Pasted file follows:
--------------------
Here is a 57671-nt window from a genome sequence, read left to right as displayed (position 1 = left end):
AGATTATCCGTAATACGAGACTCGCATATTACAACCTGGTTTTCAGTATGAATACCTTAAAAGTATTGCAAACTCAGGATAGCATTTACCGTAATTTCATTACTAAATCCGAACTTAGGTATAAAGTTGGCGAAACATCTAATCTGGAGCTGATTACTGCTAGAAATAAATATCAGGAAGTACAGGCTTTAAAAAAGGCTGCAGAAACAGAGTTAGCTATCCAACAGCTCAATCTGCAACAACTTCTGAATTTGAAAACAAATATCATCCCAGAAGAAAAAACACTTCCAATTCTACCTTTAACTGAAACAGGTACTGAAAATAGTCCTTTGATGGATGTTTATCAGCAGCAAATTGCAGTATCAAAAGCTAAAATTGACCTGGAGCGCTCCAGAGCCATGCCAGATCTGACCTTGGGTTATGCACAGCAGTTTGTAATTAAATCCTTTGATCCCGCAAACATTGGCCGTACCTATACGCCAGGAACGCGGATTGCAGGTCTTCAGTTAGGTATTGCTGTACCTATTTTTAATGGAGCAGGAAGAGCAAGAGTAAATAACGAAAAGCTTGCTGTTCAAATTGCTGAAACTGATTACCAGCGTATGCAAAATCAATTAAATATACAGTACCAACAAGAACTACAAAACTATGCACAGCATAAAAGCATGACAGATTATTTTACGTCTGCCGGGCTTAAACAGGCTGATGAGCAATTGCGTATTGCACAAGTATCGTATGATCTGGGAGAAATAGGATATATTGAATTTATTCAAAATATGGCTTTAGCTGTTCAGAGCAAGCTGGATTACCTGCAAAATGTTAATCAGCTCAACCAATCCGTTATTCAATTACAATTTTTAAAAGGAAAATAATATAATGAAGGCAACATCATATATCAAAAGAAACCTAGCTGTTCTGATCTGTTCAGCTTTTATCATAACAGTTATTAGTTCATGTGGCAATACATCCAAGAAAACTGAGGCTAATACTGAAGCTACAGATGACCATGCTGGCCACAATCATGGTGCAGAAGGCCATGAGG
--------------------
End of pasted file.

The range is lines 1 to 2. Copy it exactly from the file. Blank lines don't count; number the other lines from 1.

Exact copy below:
Here is a 57671-nt window from a genome sequence, read left to right as displayed (position 1 = left end):
AGATTATCCGTAATACGAGACTCGCATATTACAACCTGGTTTTCAGTATGAATACCTTAAAAGTATTGCAAACTCAGGATAGCATTTACCGTAATTTCATTACTAAATCCGAACTTAGGTATAAAGTTGGCGAAACATCTAATCTGGAGCTGATTACTGCTAGAAATAAATATCAGGAAGTACAGGCTTTAAAAAAGGCTGCAGAAACAGAGTTAGCTATCCAACAGCTCAATCTGCAACAACTTCTGAATTTGAAAACAAATATCATCCCAGAAGAAAAAACACTTCCAATTCTACCTTTAACTGAAACAGGTACTGAAAATAGTCCTTTGATGGATGTTTATCAGCAGCAAATTGCAGTATCAAAAGCTAAAATTGACCTGGAGCGCTCCAGAGCCATGCCAGATCTGACCTTGGGTTATGCACAGCAGTTTGTAATTAAATCCTTTGATCCCGCAAACATTGGCCGTACCTATACGCCAGGAACGCGGATTGCAGGTCTTCAGTTAGGTATTGCTGTACCTATTTTTAATGGAGCAGGAAGAGCAAGAGTAAATAACGAAAAGCTTGCTGTTCAAATTGCTGAAACTGATTACCAGCGTATGCAAAATCAATTAAATATACAGTACCAACAAGAACTACAAAACTATGCACAGCATAAAAGCATGACAGATTATTTTACGTCTGCCGGGCTTAAACAGGCTGATGAGCAATTGCGTATTGCACAAGTATCGTATGATCTGGGAGAAATAGGATATATTGAATTTATTCAAAATATGGCTTTAGCTGTTCAGAGCAAGCTGGATTACCTGCAAAATGTTAATCAGCTCAACCAATCCGTTATTCAATTACAATTTTTAAAAGGAAAATAATATAATGAAGGCAACATCATATATCAAAAGAAACCTAGCTGTTCTGATCTGTTCAGCTTTTATCATAACAGTTATTAGTTCATGTGGCAATACATCCAAGAAAACTGAGGCTAATACTGAAGCTACAGATGACCATGCTGGCCACAATCATGGTGCAGAAGGCCATGAGG